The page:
When Austrian daredevil Felix Baumgartner threw himself out of a hot-air balloon 40 kilometres above the earth last week, it’s a fair bet that fellow countryman and billionaire Dietrich Mateschitz was watching own nervously.
Not only was his friend’s life at risk, but there was surely some risk to his business as well. Mateschitz’s $5.1 billion fortune is built on the energy drink Red Bull, which sponsored and funded Baumgartner’s record-breaking dive.
In the end, it all went well. Baumgartner landed safely and Mateschitz landed another marketing coup that some claimed was worth more than $200 million.
For the former toothpaste salesman, the Baumgartner stunt is another chapter in what has been an incredible career.
In the space of 25 years he has turned Red Bull from a little-known Thai energy drink into a global power brand known in 160 countries.
The way he has built the company and his impressive fortune is a testament to his skill as a master marketer.
Let’s look at some of his top lessons:
Look further afield for great ideas
The story begins in 1944, when Mateschitz was born in a small Austrian village. After studying shipbuilding he took 10 years over a commerce degree before going to work in marketing for German toothpaste group Blendax. But by the age of 38 he was burned out.
It was on a holiday to Thailand that Mateschitz tried a local “tonic” that he found cured his jet lag. Soon after, he was sitting in a Hong Kong bar when he read an article that stated that the biggest taxpayer in Japan was the maker of a similar tonic. He was struck by an idea – take the Asian tonic to the West.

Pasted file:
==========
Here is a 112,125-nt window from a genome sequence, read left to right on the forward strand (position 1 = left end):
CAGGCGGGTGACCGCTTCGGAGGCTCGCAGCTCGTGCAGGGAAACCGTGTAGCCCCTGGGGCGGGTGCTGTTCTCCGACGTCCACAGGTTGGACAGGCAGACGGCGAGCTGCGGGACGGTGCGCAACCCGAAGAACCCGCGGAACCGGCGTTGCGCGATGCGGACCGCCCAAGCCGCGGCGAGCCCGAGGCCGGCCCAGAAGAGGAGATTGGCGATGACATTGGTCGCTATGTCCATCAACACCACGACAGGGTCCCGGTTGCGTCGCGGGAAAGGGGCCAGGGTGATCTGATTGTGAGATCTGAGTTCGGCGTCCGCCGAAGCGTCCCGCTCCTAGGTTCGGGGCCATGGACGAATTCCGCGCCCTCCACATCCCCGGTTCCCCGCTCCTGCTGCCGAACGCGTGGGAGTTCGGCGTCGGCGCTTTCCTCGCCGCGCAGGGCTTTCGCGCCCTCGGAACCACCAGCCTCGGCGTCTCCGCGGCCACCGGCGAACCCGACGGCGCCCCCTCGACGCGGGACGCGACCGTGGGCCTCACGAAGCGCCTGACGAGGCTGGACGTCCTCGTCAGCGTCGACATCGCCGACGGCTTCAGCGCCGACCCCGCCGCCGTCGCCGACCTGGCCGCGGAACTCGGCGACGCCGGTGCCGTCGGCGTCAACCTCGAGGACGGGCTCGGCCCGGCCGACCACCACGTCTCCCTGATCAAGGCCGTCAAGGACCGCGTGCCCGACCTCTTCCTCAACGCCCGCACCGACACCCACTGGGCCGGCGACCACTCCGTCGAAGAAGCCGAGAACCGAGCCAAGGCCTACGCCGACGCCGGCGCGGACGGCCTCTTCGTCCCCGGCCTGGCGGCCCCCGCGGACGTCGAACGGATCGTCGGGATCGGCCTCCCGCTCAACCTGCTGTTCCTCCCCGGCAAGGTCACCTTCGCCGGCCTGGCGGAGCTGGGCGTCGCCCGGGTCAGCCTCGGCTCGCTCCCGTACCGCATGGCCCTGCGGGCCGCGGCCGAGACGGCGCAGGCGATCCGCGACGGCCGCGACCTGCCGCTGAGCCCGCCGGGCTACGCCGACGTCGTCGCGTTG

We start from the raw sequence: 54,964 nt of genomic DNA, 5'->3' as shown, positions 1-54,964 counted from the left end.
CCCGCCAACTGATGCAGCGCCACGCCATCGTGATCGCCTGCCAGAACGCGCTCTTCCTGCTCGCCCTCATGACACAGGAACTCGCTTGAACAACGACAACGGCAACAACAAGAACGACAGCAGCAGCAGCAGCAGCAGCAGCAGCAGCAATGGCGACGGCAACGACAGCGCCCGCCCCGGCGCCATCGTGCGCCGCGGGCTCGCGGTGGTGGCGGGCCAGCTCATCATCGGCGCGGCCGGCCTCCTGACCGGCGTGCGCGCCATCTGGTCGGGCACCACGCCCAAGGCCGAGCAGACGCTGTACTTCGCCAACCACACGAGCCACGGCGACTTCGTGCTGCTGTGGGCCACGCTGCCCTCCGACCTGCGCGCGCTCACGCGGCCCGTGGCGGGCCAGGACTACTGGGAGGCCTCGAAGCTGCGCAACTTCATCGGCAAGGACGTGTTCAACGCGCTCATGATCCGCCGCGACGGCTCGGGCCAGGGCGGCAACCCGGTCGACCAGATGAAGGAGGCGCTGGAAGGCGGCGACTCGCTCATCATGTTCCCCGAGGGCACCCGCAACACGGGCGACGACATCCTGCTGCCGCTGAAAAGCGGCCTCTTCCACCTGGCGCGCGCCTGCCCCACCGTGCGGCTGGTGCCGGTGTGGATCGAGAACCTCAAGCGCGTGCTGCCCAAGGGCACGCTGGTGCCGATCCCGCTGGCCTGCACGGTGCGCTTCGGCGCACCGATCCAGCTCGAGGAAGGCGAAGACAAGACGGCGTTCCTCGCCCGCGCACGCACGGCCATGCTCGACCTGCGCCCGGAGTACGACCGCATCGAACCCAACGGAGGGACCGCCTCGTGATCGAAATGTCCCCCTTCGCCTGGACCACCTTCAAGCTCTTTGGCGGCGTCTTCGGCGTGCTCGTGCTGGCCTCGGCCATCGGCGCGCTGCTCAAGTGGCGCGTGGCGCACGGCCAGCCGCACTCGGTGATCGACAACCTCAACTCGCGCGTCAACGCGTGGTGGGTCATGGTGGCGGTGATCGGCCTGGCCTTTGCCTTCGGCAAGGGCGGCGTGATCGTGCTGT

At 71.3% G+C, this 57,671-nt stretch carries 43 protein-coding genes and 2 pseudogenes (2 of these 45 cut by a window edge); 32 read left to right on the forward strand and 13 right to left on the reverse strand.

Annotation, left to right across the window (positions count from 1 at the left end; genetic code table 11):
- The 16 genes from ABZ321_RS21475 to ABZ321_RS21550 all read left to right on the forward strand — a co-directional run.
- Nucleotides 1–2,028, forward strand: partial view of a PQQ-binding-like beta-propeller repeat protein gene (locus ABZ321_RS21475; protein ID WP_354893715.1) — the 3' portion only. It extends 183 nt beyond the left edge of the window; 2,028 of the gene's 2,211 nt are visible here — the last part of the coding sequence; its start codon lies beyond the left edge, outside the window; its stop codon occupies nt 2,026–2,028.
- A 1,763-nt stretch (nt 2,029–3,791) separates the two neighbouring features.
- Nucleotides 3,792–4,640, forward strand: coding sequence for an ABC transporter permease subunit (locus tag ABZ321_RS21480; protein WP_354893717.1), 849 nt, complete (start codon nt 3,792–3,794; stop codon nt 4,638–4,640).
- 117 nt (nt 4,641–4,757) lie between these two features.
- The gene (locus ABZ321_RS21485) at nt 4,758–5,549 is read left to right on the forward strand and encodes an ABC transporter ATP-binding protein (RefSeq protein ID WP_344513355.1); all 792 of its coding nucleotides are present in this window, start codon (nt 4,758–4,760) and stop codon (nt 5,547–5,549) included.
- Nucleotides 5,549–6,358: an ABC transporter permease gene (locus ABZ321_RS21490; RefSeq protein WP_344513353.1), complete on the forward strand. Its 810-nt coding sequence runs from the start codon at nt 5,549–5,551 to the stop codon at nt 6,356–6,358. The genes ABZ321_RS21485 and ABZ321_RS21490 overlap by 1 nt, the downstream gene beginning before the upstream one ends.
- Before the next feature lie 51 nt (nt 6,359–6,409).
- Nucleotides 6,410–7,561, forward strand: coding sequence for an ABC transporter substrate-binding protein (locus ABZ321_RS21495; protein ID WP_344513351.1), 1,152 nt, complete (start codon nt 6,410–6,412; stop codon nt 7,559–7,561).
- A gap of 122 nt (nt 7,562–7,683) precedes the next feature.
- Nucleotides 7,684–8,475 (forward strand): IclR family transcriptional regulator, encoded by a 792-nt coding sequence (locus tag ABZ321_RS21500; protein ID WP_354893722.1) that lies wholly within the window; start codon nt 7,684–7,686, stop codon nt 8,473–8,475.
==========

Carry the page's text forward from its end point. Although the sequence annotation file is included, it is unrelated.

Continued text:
In 1984, Mateschitz teamed up with a Thai businessman called Chaleo Yoovidhya, who invested $500,000 alongside Mateschitz. Red Bull was born, with one crucial difference – the Thai tonic was carbonated to make it more attractive to the Western soft drink market.
Ignore the focus groups
Mateschitz might have thought he was onto a winner, but potential customers disagreed. A famous focus group he conducted just prior to the release of Red Bull in Austria in 1987 returned an unpromising verdict. “People didn’t believe the taste, the logo, the brand name,” Mateschitz told Forbes in 2005. “I’d never before experienced such a disaster.”
While anyone who has had a Red Bull would have to agree with the focus group’s opinion on its taste, Mateschitz decided to back his hunch. Besides, as Mateschitz told Businessweek last year, taste matters less than the idea behind the product. “It’s an efficiency product. I’m talking about improving endurance, concentration, reaction time, speed, vigilance, and emotional status. Taste is of no importance whatsoever.”
Make a statement with your pricing
Creating a brand at the premium end of the market is something most entrepreneurs aim to do. But Mateschitz went a step further, pricing his product more than three times the average soft drink. It was a masterstroke. Mateschitz wanted to tell consumers that this was a drink with real benefits (a caffeine and sugar-fuelled energy boost) and the high price helped him do it. It also put Red Bull in a category all by itself, at least initially. “If we’d only had a 15% price premium, we’d merely be a premium brand among soft drinks, and not a different category altogether,” Mateschitz told Businessweek last year.
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